…they are as sick that surfeit
with too much as they that starve with nothing.
~William Shakespeare (English playwright, poet, and actor), Merchant of Venice
Empty bird feeders
Urged until the end of May
Because of bird flu
Note: This is a Haiku. Here’s the rest of the story.
Oh, gosh! If It’s not one thing, it’s something else. I bet you are anxiously awaiting the end of May.
It’s really sad, but we’ve got to protect those who can’t protect themselves. I imagine a temporary inconvenience is better than a world without birds, don’t you think?
Oh, yes! In Maine, as far as I know, we haven’t received any notices to stop feeding the birds. But I will be on the look out for any notices.
Definitely! I don’t think it’s a problem peculiar just to the Midwest. After all, birds are on the move at this time of year.
They surely are. Anyway, so far we haven’t received any warnings.
Debbie, the first thing I thought when I read the article about this virus is what we humans went through hearing the news of COVID; the lockdown, and how we were encouraged not to gather in large groups. Strange, isn’t it?
The next thing the CDC will do is require the birds to wear masks and fly 6 feet apart. LOL!
Sorry, couldn’t resist some humor.
Hope you’re having a great week, my friend! X
Oh, Ron, thanks for making me laugh! I love the mental picture of birds wearing masks and flying 6 feet apart, ha! And refusing to congregate, too.
These feeders were in a yard Monkey and I passed on one of our walks. They looked so sad and empty … and the birds I saw (not in the picture — they spooked off!) had baffled looks on their little faces. Bet they’re wondering what they did wrong to make humans quit setting out snacks!
Enjoy your Springy week! xx
There’s a lot of concern about avian influenza here, too. I worry about the egg supply from local farmers. So sorry you can’t feed your birds, but I hope the preventive measures wills be effective. Sigh…
I guess it’s a blessing we humans can’t catch it from the birds, but how sad for them right now. Such tiny, short lives they lead. I guess they’re fortunate they don’t stress out over stuff like this — life, for them, is hard enough without worrying over bird flu.
I know. It’s breaking my heart. Most of my little birds have stopped coming by, discouraged by my lack of faithfulness to them. I hope they come back when we can start feeding them again.
Dawn, some “expert” on TV said the birds don’t need us to feed them. Said they can do perfectly fine without our interference. That kind of made me mad, frankly. I know birds appreciate our help — especially in wintertime, when it’s hard to find anything yummy to eat. It will be good to have them congregate around the feeders when this has passed!
And thank you for the information that the recommendation wasn’t for hummingbird or oriole feeders. I still have those up because at this time of year when these birds show up they need something, and there’s nothing around for them to eat yet. And because mostly I will only have one bird at a time at those feeders Glad for confirmation it’s OK to leave those up.
You’re most welcome! I’m glad you’re keeping their tummies full — migrating must be hard enough, without wondering where you’re going to find dinner!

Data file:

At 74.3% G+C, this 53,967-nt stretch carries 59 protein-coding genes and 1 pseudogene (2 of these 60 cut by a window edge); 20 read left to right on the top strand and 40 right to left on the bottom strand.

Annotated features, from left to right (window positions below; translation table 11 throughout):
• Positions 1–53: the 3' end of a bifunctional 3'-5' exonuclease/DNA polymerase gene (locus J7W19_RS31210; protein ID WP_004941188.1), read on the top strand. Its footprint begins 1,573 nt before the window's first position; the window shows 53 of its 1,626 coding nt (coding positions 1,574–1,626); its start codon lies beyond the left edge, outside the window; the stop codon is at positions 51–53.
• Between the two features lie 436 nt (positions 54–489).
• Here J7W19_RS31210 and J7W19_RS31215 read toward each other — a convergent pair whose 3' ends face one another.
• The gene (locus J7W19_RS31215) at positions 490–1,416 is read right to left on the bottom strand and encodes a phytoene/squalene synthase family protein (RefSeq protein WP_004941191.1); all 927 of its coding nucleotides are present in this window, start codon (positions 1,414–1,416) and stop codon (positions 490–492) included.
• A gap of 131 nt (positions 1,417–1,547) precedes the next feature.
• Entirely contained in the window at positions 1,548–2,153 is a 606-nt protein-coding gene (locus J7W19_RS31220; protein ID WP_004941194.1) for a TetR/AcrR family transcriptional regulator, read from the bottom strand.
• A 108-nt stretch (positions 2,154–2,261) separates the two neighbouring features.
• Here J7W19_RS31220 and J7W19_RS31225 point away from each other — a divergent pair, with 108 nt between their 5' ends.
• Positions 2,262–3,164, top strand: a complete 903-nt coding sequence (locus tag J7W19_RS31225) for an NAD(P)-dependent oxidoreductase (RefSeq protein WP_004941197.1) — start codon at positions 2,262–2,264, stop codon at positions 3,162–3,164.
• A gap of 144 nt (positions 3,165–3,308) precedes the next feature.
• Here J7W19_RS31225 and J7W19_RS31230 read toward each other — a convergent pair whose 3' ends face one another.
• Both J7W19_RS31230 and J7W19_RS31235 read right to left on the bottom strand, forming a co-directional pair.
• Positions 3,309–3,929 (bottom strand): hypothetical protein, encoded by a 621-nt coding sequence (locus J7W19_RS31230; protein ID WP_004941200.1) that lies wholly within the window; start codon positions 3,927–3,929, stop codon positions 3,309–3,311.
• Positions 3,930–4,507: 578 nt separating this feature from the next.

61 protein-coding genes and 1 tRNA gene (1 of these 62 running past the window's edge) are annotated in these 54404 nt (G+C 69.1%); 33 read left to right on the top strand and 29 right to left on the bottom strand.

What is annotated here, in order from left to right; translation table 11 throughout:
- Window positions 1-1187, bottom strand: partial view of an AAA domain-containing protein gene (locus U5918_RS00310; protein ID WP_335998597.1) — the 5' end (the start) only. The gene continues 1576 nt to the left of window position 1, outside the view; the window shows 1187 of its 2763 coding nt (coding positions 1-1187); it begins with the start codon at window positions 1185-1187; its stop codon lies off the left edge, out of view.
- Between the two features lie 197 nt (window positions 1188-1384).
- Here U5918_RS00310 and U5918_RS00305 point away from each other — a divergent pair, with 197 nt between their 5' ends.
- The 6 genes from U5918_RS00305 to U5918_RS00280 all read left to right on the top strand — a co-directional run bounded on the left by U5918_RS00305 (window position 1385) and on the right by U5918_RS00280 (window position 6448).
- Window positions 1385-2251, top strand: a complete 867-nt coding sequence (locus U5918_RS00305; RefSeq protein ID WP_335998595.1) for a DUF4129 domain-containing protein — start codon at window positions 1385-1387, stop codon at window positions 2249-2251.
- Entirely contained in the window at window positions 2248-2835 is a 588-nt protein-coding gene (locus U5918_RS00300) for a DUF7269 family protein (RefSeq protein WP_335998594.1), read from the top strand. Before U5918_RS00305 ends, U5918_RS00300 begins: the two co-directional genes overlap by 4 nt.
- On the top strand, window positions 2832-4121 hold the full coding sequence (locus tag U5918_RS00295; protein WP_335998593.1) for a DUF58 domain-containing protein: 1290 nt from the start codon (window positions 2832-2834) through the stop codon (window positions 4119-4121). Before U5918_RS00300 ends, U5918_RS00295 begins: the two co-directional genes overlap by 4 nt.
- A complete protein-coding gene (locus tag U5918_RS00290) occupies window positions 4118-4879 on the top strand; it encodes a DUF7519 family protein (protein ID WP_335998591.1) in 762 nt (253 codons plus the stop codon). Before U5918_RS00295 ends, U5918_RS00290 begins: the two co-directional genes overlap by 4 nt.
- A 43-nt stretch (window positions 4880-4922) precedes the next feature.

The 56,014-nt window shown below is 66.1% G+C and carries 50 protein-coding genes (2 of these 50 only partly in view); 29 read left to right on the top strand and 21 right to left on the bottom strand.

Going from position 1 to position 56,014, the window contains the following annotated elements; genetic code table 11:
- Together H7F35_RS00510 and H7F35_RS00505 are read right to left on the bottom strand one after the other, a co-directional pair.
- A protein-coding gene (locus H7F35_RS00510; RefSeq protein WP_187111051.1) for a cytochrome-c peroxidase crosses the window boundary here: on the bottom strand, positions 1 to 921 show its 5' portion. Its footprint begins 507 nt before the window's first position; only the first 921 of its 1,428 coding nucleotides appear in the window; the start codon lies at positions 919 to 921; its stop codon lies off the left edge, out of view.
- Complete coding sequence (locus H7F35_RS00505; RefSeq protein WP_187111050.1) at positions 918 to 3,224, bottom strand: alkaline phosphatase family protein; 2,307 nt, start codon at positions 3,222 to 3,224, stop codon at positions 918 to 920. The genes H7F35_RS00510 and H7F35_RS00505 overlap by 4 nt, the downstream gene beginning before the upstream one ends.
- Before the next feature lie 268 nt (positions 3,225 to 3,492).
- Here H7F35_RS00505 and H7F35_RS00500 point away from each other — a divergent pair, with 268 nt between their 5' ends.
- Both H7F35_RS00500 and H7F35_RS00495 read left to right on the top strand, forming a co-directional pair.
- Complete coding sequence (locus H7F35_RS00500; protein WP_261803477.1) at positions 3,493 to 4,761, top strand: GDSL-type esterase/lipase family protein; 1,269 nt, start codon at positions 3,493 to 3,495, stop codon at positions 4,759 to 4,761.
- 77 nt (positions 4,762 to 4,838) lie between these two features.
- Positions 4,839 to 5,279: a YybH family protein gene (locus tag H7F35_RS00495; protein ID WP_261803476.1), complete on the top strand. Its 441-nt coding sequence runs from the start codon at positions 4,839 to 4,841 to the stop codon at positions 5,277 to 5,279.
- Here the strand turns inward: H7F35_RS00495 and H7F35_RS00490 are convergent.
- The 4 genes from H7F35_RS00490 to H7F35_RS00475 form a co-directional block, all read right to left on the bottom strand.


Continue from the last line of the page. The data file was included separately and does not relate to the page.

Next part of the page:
I’d not heard a thing about this, apart from a few mentions of bird flu in China. Apparently it’s not a problem here, thank goodness. The advice we’re getting is to dim any unnecessary lights at night, in order to lessen confusion for migrating birds.Even when we don’t intend to disrupt them, it’s clear that we do.
I hadn’t heard that about the lights, Linda — thank you. I’m glad you’re not having to refrain from feeding them. One gets so used to keeping the feeders filled that seeing an empty one makes you antsy. This yard had about seven feeders out — all empty — and I imagine the birds were wondering where the cafeteria went!
Although sad news, well stated and displayed.
Thank you, Frank. You bet — it’s sad news, indeed.
Oh, a sad little haiku today! Poor birds – they must be wondering why people have suddenly stopped being nice to them! We seem to have some bird flu as well at the moment – it’s just one thing after another at the moment, isn’t it? I want to go live on Mars… 😉
“One thing after another at the moment.” It sure is. We used to have an editor at our local paper — long before the Internet came along — who advised us, especially during the long winter months, to feed the birds. Hard to get out of that habit. Mars?? Is it hospitable to humans in reality, or is that just science fiction?!!
Haha, I’m beginning to wonder if EARTH is hospitable to humans!!! 😉
Good question. Brings up the possibility that we’ve done a lot of this to ourselves, huh?!
I’m so sorry for everyone who has to avoid feeding the birds. I know it would be hard. Sad situation
Thanks, John. It’s hard seeing all the empty feeders. Bird baths, too. But it would be so much worse not having birds around.
That’s true. Hope everything gets back to normal.
Me, too! And I’ll bet the birds hope so as well.
With the spring migration underway, I expect we’ll see cases on the rise, unfortunately. Glad you are doing your part, Debbie!
This isn’t my yard, Eliza — it’s a house Monkey and I passed on our walk the other day. I was struck at how empty those feeders looked without food in them. I’m afraid that, when this blows over, I’ll have to put up feeders in my front yard, rather than the back (to keep one little Monkey from snatching at the guests!)
What brilliant reference and metaphor Debbie. I know you are as sorry about this as I am.
Ah, yes. Thank you, Cindy. Such fragile little birdies — we must protect them!
Poor birds…their lives always seem rather difficult to me, and now along comes the avian flu!
And they can’t read or watch TV or go online, so they have no clue why they’re being forced into this temporary fast! I hope this will save them from getting sick.